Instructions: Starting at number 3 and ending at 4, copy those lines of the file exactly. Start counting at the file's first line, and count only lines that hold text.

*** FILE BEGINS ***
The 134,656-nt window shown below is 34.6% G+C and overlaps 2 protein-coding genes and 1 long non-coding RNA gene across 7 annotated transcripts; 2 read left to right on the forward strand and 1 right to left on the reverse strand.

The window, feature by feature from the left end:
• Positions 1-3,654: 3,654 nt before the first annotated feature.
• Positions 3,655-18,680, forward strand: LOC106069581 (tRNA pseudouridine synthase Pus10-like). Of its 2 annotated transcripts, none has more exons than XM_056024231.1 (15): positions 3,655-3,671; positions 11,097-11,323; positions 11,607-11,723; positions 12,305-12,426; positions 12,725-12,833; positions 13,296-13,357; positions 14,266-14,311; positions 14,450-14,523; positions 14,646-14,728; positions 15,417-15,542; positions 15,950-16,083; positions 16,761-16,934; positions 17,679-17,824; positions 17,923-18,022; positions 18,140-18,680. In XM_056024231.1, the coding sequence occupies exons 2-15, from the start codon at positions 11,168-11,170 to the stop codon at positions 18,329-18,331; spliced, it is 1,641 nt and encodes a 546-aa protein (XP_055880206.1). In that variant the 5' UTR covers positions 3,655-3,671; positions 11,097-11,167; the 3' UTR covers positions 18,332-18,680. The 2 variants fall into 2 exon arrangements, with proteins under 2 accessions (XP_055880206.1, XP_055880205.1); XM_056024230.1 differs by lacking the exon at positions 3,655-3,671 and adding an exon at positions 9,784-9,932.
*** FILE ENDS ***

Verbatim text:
• Positions 1-3,654: 3,654 nt before the first annotated feature.
• Positions 3,655-18,680, forward strand: LOC106069581 (tRNA pseudouridine synthase Pus10-like). Of its 2 annotated transcripts, none has more exons than XM_056024231.1 (15): positions 3,655-3,671; positions 11,097-11,323; positions 11,607-11,723; positions 12,305-12,426; positions 12,725-12,833; positions 13,296-13,357; positions 14,266-14,311; positions 14,450-14,523; positions 14,646-14,728; positions 15,417-15,542; positions 15,950-16,083; positions 16,761-16,934; positions 17,679-17,824; positions 17,923-18,022; positions 18,140-18,680. In XM_056024231.1, the coding sequence occupies exons 2-15, from the start codon at positions 11,168-11,170 to the stop codon at positions 18,329-18,331; spliced, it is 1,641 nt and encodes a 546-aa protein (XP_055880206.1). In that variant the 5' UTR covers positions 3,655-3,671; positions 11,097-11,167; the 3' UTR covers positions 18,332-18,680. The 2 variants fall into 2 exon arrangements, with proteins under 2 accessions (XP_055880206.1, XP_055880205.1); XM_056024230.1 differs by lacking the exon at positions 3,655-3,671 and adding an exon at positions 9,784-9,932.